PSU on the capital requirements over the next five years will still be 65-75% of their current capital base. The muted near-term profitability due to higher provisioning cost, higher operating expenses and lower margins, and structurally lower profitability due to a decrease in leverage under Basel-III means that any capital raise would be dilutive for existing shareholders. The Government shedding its direct control of PSU banks could structurally ease the profitability pressure but the governments political will to relinquish control remains questionable. The profitability of PSU banks is unlikely to improve over the next couple of years or more than due to   (i) high provisioning cost due to low provisioning coverage , (ii) higher employee expenses due to the 10th bipartite agreement and higher pension expenses, and (iii) pressure on margins due to deposits growing at a slower pace than advances. Moreover with the revival of the Indian equity market banks FD would loose much of its sheen. So even by diluting the stake of the PSU banks below 50% will not be solution in the long terms since NPA would keep on rising and process of recovery and others remains slack.

But I doubt about the dis-investments aspects of the Indian government regarding the Banking space. Prime reason being No dividend payouts going forward as capital and performance both would be under pressure and finally investors don’t bet on loosing horses. Basel III requirement, high capital requirements, and no dividend hence ROE and ROA would be under severe pressure making disinvestment less attractive. The only option is that Government and RBI should be vigilant enough to get signals and react accordingly the NPA performance or restructuring of assets. Day after day we are no longer in the position of restricting of assets since banks would not be able to absorb the NPA in their system.

Now government of India has now decided to form National Asset Management Company for improving the performance of DRTs (debt recovery tribunals) to collect loans. I have something more to add to this and reduce the burden of excess cost borne by the Indian Banking system from the pains and struggle of not able to sell the distressed assists.   Now this is the place where Cost Records and Cost Accountants and Costing methods can be part of this National Asset Management Company.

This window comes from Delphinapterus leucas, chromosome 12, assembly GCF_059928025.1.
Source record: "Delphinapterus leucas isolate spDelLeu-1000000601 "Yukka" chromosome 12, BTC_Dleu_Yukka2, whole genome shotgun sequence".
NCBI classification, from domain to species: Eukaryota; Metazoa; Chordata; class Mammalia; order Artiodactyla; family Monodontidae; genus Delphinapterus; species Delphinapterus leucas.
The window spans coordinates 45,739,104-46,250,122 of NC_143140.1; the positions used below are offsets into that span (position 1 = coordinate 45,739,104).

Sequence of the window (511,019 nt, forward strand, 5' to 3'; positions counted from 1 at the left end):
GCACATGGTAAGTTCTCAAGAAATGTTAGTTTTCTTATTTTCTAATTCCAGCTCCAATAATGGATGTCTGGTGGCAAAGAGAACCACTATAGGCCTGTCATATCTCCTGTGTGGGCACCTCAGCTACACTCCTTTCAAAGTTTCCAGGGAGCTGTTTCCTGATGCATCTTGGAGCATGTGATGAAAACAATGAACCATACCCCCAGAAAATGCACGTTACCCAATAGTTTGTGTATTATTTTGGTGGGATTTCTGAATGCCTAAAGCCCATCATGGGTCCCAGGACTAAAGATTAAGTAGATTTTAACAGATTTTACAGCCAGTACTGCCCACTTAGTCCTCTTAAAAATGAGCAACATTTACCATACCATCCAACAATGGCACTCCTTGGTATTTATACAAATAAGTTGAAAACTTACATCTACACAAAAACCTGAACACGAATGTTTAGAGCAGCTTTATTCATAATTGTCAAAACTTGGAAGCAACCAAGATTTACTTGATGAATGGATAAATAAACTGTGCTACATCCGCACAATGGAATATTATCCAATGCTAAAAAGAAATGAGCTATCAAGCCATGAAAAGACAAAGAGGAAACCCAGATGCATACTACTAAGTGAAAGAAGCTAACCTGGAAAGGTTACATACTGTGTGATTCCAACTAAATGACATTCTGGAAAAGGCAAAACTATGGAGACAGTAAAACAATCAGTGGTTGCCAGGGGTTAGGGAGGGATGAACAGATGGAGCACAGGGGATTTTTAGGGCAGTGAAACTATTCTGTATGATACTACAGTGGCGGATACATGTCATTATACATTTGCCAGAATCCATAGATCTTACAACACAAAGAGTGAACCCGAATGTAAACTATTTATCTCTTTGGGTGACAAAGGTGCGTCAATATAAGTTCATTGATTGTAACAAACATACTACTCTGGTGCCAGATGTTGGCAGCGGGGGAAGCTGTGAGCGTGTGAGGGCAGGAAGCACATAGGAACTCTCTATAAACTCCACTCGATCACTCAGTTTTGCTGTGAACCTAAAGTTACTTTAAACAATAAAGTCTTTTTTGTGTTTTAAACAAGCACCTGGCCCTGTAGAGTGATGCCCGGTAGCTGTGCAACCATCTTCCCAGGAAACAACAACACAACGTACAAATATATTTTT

• Help this National Asset Management Company to acquire and take up the NPA declared assets from the PSU banks.
  • COSTING Methods could develop the price and valuation in parallel to the cost of the banks for that asset minimizing the loss of the bank to the maximum level.
  • Feeding the Government with history and track record of the class and type of assets being absorbed by the NPA
  • COST METHODS and COST AUDIT could help to identify the macro economic problems which might lead an asset to be declared as NPA. The early signal can save the tax payers money.

Well rest I keep it with myself since everything cannot be developed overnight. Do remember that we COST ACCOUNTANTS save billions of funds through blocking the loopholes of Abnormal loss, so we can also block the loopholes of NPA. In a democratic country it’s free to abolish COST AUDIT and COSTING METHODS, but will that save or serves the Indian economy from the future collapse. Do remember that our audit report helped you to develop industries where products of those industries used to be imported. If there was not COST AUDIT or COSTING METHODS how India will define its cost and competitiveness is a matter big of question.

Indraneel Sen GuptaIndraneel Sen Gupta (neel19414@gmail.com )

Global Macro Economic Researcher and Business Strategist

Master of Economics, MBA in International Business Management, ICWAI (Final)/CWM Final/Journalist

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0 responses to “Rising NPA…Cost Audit Might Have Helped”

  1. D K Gupta says:

    Well diagnosis of financial disease